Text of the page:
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Work problem help!

  1. Oct 6, 2012 #1
    1. The problem statement, all variables and given/known data

    A highway goes up a hill, rising at a constant rate of 1.00 m for every 40 m along the road. A truck climbs this hill at constant speed v_up = 18 m/s, against a resisting force (friction) f equal to 1/20 of the weight of the truck. Now the truck comes down the same hill, using the same power as it did going up. Find v_down, the constant speed with which the truck comes down the hill.

    ASSUME: the resisting force (friction) has the same magnitude going up as going down.

    2. Relevant equations


    →W = mgd
    →KE = W = ½ * mv²

    3. The attempt at a solution

    Tried to use this form:

    ½ * m * v_up² - ½ * m * v_down²

    BUT doesn't seem to find the correct path.
    1. The problem statement, all variables and given/known data

    2. Relevant equations

    3. The attempt at a solution
  2. jcsd
  3. Oct 6, 2012 #2
    Didn't calculate in the form of work done, resolved the forces.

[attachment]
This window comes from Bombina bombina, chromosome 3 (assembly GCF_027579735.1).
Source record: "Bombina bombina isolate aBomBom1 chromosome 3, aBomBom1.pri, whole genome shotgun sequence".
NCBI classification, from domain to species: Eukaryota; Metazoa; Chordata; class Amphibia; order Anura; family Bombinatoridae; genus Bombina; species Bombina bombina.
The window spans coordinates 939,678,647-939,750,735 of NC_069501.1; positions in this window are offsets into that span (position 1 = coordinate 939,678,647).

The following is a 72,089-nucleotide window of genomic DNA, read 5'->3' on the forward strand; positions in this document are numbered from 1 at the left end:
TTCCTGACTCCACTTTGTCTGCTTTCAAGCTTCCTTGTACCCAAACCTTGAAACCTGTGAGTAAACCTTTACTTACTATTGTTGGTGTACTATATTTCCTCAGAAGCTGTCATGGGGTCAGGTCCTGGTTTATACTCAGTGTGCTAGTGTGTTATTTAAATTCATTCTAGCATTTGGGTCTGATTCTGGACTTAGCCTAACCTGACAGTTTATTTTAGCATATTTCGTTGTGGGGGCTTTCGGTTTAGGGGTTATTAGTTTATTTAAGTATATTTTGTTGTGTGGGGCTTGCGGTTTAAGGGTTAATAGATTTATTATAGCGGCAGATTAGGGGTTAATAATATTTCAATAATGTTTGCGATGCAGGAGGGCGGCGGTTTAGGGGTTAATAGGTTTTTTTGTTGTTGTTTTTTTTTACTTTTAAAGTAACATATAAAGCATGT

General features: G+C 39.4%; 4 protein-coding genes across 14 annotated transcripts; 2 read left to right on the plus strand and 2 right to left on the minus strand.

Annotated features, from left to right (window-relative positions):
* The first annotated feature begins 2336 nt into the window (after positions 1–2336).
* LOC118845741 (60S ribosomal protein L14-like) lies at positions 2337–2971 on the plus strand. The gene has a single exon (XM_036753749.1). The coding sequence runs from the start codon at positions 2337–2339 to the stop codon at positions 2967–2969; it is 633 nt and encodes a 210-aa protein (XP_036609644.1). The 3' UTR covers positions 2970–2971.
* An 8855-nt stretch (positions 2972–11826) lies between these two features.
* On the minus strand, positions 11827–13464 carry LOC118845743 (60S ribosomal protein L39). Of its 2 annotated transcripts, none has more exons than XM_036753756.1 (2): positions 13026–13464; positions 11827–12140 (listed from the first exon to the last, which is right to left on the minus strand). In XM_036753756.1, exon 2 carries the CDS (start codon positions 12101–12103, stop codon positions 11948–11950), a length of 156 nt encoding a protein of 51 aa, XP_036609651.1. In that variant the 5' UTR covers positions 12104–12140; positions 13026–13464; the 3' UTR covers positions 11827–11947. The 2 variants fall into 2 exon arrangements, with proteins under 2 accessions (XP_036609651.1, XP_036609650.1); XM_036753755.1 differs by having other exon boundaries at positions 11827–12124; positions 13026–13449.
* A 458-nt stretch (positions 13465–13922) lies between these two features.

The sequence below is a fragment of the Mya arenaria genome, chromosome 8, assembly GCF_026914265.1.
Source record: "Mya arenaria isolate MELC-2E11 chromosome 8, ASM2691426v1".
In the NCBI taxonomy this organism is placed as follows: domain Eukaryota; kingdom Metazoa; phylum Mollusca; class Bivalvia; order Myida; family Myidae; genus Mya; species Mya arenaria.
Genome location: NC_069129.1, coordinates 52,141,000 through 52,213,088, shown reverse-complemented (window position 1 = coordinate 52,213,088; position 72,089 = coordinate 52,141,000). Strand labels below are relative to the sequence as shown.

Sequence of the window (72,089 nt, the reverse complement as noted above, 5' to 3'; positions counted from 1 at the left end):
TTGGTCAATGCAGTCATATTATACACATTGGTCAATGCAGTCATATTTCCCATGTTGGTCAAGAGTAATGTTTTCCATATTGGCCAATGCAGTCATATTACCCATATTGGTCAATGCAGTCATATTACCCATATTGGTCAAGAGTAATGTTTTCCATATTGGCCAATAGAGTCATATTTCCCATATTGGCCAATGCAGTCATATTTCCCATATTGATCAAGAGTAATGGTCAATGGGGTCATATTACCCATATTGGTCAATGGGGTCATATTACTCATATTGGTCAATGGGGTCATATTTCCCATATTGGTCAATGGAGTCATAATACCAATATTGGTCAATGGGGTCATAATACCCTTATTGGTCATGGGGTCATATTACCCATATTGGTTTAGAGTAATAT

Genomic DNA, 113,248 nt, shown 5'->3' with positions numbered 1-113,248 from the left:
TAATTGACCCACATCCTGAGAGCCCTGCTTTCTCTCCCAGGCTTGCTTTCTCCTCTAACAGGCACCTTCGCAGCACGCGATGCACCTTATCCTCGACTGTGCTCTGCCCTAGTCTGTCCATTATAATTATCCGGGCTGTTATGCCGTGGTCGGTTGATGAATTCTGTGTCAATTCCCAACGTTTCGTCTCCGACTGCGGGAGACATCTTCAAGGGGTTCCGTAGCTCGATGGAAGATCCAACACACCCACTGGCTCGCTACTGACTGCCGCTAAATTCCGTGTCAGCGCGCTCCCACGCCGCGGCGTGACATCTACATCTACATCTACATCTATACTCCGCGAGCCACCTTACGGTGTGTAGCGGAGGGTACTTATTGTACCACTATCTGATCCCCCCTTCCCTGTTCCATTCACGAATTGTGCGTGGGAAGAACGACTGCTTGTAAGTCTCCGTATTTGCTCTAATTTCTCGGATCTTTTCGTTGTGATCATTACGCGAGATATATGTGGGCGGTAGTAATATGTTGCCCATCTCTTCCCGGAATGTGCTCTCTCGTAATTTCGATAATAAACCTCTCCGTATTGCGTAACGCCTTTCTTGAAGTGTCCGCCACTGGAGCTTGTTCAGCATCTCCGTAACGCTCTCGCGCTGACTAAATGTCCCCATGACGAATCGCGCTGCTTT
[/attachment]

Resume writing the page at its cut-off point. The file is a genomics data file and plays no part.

First, The equation when the truck climbs the hill. (take power=P)

    P/v_up=(1/20)m+mg sin(tan-1(1/40))

    Then, the equation when the truck is going down.

    P/v_down=(1/20)m-mg sin(tan-1(1/40))

    divide the first equation by the second equation to eliminate the unknowns.
    You'll get the answer :)

    Tell me if my equations are unclear
  4. Oct 6, 2012 #3
    The equations seem to be incorrect. I enter in the solution, but not right.
  5. Oct 6, 2012 #4
    How did you get mgsin(arctan(1/40)) by the way? I see that you use the kinetic formula, but it's not right.
  6. Oct 6, 2012 #5
    eh? should be correct, I can't see where I did wrong >.<
    P/v_up is the constant force applied by the truck.
    When it is going up, (1/20)m is the friction and mg sin(tan-1(1/40)) is the resultant gravitational force acting on the truck.
    When going down, direction of resultant gravitational force is the same as the constant force. So I put a negative sign there.
    o_O I can't see what I did wrong.
  7. Oct 6, 2012 #6
    Sory I just noticed my careless mistake :P .
    The resistant should be (1/20)mg instead of (1/20)m.
    try it, should be correct this time.
  8. Oct 7, 2012 #7
    What about v²? Does that take in account?
  9. Oct 7, 2012 #8
    v2? you mean kinetic energy right? I'm resolving everything in forces, not energy form, so it doesn't take into account
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